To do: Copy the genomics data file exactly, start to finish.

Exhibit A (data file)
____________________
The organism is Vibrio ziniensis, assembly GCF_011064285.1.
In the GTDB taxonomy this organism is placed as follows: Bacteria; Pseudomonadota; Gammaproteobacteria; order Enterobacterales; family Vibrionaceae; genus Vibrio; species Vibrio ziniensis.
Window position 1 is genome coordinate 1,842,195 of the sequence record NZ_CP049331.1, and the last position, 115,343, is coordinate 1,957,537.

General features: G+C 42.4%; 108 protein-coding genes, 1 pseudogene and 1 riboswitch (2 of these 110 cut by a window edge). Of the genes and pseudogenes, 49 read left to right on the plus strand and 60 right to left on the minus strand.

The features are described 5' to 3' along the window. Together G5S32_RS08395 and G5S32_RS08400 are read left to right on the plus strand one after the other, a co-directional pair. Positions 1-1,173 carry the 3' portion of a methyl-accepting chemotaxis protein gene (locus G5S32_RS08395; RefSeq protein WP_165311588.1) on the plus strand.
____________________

The organism is Vibrio ziniensis, assembly GCF_011064285.1.
In the GTDB taxonomy this organism is placed as follows: Bacteria; Pseudomonadota; Gammaproteobacteria; order Enterobacterales; family Vibrionaceae; genus Vibrio; species Vibrio ziniensis.
Window position 1 is genome coordinate 1,842,195 of the sequence record NZ_CP049331.1, and the last position, 115,343, is coordinate 1,957,537.

General features: G+C 42.4%; 108 protein-coding genes, 1 pseudogene and 1 riboswitch (2 of these 110 cut by a window edge). Of the genes and pseudogenes, 49 read left to right on the plus strand and 60 right to left on the minus strand.

The features are described 5' to 3' along the window. Together G5S32_RS08395 and G5S32_RS08400 are read left to right on the plus strand one after the other, a co-directional pair. Positions 1-1,173 carry the 3' portion of a methyl-accepting chemotaxis protein gene (locus G5S32_RS08395; RefSeq protein WP_165311588.1) on the plus strand.